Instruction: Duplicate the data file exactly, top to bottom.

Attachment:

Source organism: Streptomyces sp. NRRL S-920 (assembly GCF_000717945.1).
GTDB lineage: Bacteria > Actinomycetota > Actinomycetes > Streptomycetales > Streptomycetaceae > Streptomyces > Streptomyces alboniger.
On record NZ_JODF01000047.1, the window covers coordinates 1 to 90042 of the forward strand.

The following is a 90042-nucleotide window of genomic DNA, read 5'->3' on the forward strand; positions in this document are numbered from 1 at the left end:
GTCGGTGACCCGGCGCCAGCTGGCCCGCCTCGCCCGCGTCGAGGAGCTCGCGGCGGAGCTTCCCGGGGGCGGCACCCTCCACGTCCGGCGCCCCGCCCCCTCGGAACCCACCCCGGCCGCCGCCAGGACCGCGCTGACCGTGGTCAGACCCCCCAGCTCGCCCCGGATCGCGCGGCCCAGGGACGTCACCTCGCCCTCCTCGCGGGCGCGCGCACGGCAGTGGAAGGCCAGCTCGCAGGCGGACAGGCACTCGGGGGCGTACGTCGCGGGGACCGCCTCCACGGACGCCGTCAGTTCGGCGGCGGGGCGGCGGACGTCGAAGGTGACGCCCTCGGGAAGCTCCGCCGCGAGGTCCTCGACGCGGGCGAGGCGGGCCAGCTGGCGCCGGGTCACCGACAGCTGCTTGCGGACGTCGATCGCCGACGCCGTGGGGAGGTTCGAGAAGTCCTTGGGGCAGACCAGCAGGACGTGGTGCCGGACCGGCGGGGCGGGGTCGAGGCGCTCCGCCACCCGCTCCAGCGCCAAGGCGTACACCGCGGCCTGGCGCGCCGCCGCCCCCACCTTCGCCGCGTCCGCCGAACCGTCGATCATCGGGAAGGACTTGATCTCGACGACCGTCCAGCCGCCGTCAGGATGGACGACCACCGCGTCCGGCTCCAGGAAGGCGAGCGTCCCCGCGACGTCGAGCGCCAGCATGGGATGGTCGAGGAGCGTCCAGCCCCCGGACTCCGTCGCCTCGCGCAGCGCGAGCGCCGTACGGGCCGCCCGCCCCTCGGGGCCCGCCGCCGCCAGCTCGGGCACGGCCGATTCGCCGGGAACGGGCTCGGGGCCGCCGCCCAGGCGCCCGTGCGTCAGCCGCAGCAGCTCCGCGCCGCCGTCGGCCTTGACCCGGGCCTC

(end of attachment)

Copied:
Source organism: Streptomyces sp. NRRL S-920 (assembly GCF_000717945.1).
GTDB lineage: Bacteria > Actinomycetota > Actinomycetes > Streptomycetales > Streptomycetaceae > Streptomyces > Streptomyces alboniger.
On record NZ_JODF01000047.1, the window covers coordinates 1 to 90042 of the forward strand.

The following is a 90042-nucleotide window of genomic DNA, read 5'->3' on the forward strand; positions in this document are numbered from 1 at the left end:
GTCGGTGACCCGGCGCCAGCTGGCCCGCCTCGCCCGCGTCGAGGAGCTCGCGGCGGAGCTTCCCGGGGGCGGCACCCTCCACGTCCGGCGCCCCGCCCCCTCGGAACCCACCCCGGCCGCCGCCAGGACCGCGCTGACCGTGGTCAGACCCCCCAGCTCGCCCCGGATCGCGCGGCCCAGGGACGTCACCTCGCCCTCCTCGCGGGCGCGCGCACGGCAGTGGAAGGCCAGCTCGCAGGCGGACAGGCACTCGGGGGCGTACGTCGCGGGGACCGCCTCCACGGACGCCGTCAGTTCGGCGGCGGGGCGGCGGACGTCGAAGGTGACGCCCTCGGGAAGCTCCGCCGCGAGGTCCTCGACGCGGGCGAGGCGGGCCAGCTGGCGCCGGGTCACCGACAGCTGCTTGCGGACGTCGATCGCCGACGCCGTGGGGAGGTTCGAGAAGTCCTTGGGGCAGACCAGCAGGACGTGGTGCCGGACCGGCGGGGCGGGGTCGAGGCGCTCCGCCACCCGCTCCAGCGCCAAGGCGTACACCGCGGCCTGGCGCGCCGCCGCCCCCACCTTCGCCGCGTCCGCCGAACCGTCGATCATCGGGAAGGACTTGATCTCGACGACCGTCCAGCCGCCGTCAGGATGGACGACCACCGCGTCCGGCTCCAGGAAGGCGAGCGTCCCCGCGACGTCGAGCGCCAGCATGGGATGGTCGAGGAGCGTCCAGCCCCCGGACTCCGTCGCCTCGCGCAGCGCGAGCGCCGTACGGGCCGCCCGCCCCTCGGGGCCCGCCGCCGCCAGCTCGGGCACGGCCGATTCGCCGGGAACGGGCTCGGGGCCGCCGCCCAGGCGCCCGTGCGTCAGCCGCAGCAGCTCCGCGCCGCCGTCGGCCTTGACCCGGGCCTC